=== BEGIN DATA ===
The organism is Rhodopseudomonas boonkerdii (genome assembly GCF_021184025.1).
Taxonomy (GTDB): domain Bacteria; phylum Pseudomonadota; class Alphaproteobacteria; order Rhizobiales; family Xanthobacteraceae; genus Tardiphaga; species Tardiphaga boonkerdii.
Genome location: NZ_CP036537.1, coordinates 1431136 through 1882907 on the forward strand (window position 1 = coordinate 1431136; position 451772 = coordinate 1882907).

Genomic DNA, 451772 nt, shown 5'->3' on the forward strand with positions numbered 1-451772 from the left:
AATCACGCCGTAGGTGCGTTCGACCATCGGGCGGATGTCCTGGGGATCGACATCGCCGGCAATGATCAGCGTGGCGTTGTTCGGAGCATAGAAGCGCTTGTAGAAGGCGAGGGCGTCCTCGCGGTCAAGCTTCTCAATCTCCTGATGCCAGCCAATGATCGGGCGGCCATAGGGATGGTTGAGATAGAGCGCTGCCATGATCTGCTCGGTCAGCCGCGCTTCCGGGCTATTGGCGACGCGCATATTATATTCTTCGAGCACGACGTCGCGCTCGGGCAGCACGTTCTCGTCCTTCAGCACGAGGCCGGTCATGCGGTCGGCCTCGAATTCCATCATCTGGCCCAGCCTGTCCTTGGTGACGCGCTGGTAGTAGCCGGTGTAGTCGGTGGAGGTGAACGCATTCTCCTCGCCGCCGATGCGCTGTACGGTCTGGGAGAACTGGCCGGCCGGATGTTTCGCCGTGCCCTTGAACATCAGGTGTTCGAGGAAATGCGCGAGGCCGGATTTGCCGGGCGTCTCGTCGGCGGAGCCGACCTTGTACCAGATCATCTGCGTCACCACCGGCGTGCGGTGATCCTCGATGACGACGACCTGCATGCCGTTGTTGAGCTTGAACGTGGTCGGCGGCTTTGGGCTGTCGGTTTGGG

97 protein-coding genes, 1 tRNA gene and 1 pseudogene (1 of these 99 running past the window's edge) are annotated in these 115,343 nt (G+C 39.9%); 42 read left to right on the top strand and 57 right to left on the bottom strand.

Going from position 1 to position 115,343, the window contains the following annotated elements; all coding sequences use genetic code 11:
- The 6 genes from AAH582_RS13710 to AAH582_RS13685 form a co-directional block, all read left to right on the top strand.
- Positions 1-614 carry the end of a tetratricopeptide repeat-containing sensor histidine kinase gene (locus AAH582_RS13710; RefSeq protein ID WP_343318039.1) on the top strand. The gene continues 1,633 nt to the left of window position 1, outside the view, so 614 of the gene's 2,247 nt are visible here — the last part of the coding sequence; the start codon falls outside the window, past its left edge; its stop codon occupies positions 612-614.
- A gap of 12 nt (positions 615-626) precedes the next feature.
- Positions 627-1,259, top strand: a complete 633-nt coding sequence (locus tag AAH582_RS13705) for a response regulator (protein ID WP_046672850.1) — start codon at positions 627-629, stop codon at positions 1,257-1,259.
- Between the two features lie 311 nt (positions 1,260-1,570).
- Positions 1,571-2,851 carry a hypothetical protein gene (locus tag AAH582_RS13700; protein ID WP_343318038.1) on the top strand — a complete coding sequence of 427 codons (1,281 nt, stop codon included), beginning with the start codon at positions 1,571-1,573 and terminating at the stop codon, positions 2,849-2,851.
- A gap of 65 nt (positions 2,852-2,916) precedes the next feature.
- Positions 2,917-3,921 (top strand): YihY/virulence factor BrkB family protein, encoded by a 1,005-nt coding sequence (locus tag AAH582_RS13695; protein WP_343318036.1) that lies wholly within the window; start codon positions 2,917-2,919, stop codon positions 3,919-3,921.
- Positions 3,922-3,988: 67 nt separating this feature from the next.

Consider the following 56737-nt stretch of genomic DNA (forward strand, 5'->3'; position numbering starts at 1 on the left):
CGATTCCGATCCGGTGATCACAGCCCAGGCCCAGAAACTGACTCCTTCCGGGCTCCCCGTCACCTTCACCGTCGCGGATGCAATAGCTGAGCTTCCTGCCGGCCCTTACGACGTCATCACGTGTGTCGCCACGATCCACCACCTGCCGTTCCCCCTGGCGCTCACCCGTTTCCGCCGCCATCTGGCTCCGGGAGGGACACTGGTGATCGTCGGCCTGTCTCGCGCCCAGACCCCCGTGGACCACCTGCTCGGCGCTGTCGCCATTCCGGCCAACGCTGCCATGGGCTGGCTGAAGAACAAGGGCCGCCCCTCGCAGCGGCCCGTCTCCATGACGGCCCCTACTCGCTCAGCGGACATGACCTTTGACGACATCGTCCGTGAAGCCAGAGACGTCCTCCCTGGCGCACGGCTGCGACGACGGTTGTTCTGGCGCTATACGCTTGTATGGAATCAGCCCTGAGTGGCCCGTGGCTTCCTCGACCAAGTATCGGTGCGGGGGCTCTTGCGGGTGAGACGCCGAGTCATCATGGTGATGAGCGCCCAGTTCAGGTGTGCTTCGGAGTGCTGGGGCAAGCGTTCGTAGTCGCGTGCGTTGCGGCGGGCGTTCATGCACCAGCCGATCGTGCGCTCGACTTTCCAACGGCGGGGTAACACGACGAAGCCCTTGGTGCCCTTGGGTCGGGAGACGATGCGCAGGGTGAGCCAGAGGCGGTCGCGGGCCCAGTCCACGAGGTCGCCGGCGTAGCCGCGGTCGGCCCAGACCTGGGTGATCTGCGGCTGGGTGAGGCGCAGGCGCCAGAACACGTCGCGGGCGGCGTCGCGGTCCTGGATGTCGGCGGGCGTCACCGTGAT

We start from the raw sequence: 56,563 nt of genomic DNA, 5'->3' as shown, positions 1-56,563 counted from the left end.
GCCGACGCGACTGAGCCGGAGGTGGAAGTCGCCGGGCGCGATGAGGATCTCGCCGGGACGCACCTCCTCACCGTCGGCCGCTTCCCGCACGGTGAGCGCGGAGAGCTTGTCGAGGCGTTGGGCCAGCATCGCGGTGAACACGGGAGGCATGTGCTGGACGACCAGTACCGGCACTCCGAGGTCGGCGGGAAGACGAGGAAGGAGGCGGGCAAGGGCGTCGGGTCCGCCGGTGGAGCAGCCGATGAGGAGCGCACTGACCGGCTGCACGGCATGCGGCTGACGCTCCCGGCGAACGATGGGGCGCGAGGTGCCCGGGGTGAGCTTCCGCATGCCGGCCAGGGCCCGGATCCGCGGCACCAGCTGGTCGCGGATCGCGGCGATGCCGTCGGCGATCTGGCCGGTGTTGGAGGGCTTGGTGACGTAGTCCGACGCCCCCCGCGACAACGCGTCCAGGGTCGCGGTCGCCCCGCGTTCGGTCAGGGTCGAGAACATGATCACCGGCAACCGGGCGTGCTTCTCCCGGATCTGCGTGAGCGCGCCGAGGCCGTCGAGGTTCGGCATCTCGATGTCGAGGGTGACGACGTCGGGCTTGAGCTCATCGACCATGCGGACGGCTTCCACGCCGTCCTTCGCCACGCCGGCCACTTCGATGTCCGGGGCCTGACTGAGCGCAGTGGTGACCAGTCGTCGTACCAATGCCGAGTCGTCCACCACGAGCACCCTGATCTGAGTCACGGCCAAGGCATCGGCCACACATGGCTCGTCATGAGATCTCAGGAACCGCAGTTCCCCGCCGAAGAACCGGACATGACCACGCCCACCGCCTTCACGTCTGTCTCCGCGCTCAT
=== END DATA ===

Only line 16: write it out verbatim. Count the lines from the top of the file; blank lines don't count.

- Positions 3,922-3,988: 67 nt separating this feature from the next.